Sanders’ clarification aired Thursday on MSNBC’s “The Rachel Maddow Show,” the same program in which Sanders earlier in the week dubbed the Human Rights Campaign and Planned Parenthood “establishment” groups. The remarks echoed comments Sanders campaign spokesperson Michael Briggs made about the Human Rights Campaign to the Washington Blade on Monday immediately the nation’s largest LGBT group announced it had endorsed Clinton.
During an interview with MSNBC’s Casey Hunt, Sanders denied ever calling the organizations part of the establishment, saying, “No, I didn’t. That’s not what I meant. That’s not what the question was. The question was the endorsement.”
“I am a very, very strong supporter of Planned Parenthood,” Sanders continued. “I think they are doing a fantastic job under very difficult circumstances. I’m a very strong supporter of NARAL, the Human Rights Fund, and I have, I think, 100 percent voting record for all of these organizations.”
Sanders said he intended to draw a contrast between these groups’ endorsements of Clinton and grassroots supporters of the organizations who instead back his campaign.
“What I said in response to a question about endorsements is, I think, that sometimes the grassroots are asking how does it happen?” Sanders said. “If somebody has a 100 percent voting record in support of your issue and doesn’t get endorsed, and that sometimes the leadership of an organization may look at the world a little bit different from the grassroots.”
Sanders blamed the Clinton campaign, saying, “But in terms of those organizations, I know we’re a week out at election, and the Clinton people are trying to spin these things. I am a fierce supporter of Planned Parenthood, NARAL and gay rights in this country.”
Asked to clarify if the organizations aren’t part of the establishment, Sanders replied, “No. They aren’t. They are standing up and fighting the important fights that have to be fought.”
Much as he did in initial remarks about the Human Rights Campaign in appearance on “The Rachel Maddow Show,” Sanders misstated the name of the organization, calling it the Human Rights Fund.
After Sanders made the initial remarks earlier this week, Clinton tweeted out an objection to him calling Planned Parenthood and the Human Rights Campaign “establishment” groups, which both publicly criticized him on Twitter. At at event in Burlington, Iowa, Clinton said she was “somewhat confused” by Sanders calling these groups part of establishment, saying, “I wish it were.”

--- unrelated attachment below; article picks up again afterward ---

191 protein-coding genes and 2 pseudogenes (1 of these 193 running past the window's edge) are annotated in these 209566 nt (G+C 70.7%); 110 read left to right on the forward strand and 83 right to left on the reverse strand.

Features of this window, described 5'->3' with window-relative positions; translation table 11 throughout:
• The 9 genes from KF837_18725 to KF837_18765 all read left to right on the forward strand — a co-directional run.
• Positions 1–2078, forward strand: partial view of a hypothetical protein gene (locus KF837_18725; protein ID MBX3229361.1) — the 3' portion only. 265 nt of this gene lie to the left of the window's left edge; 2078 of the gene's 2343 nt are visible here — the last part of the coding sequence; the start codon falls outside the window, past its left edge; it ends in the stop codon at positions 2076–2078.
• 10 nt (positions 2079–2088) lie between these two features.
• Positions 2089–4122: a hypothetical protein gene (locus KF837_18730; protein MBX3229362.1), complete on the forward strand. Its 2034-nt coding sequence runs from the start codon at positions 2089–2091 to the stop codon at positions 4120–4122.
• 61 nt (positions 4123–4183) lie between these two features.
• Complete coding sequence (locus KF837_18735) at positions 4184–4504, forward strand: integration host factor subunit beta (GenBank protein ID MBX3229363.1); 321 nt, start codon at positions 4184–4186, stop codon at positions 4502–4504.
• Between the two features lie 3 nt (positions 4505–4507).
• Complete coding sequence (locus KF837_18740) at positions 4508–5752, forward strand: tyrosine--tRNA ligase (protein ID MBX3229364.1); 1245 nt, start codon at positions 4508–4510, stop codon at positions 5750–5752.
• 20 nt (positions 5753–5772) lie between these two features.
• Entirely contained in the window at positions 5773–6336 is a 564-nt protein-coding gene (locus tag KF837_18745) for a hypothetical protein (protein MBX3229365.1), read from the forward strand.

In an op-ed for the Huffington Post, Michelangelo Signorile, a New York-based gay advocate and radio host, avoided the issue of Sanders calling the Human Rights Campaign “establishment,” but noted many people are unhappy with the LGBT group endorsing Clinton.
“But here we are less than two weeks from Iowa, and Sen. Bernie Sanders is surging in the polls in both Iowa and New Hampshire, looking like he will take one or both,” Signorile writes. “He has many LGBT donors and supporters, many of whom are HRC contributors who are, judging from Twitter, bewildered and angry.”
Dawn Laguens, vice president of Planned Parenthood Action Fund, said in a statement to the Washington Blade her organization is happy with Sanders change in comments.
“We are glad to hear that Senator Sanders agrees that reproductive health care and rights, and the full equality of LGBTQ people, are important fights, and core progressive values that should unite us all,” Laguens said.
Laguens emphasized, however, Planned Parenthood’s endorsement decision “didn’t come out of Washington” and was the result of consultation throughout the nationwide organization.
“Each candidate was interviewed by patients, providers, staff and volunteers, and leaders from our affiliate state action funds across the country discussed and voted on the endorsement over a period of months,” Laguens said. “We held forums across the country engaging thousands of our supporters and volunteers to weigh in on and shape our federal policy goals and discuss an endorsement. In the end, our organization chose Hillary Clinton because she has shown through both words and action that she will protect and advance reproductive health care and rights.”
Brandon Lorenz, a Human Rights Campaign spokesperson said, “We appreciate Sen. Sanders’ clarification and remain grateful for his longstanding support.”
The Blade placed a call in with the Clinton campaign to ask whether they’re satisfied with Sanders clarification of his remarks.
Despite the controversy of Sanders’ remarks, the candidate now enjoys a lead in the early primary states of Iowa and New Hampshire. A CNN/ORC poll published Thursday night found Sanders has an eight-point lead over Hillary Clinton, leading her in Iowa 51 percent to 43 percent among likely Democratic presidential caucus-goers. Earlier this week, a CNN/WMUR poll found Sanders trouncing Clinton in New Hampshire, with the Vermont senator leading the former secretary of state by 27 points, 60 percent to 33 percent.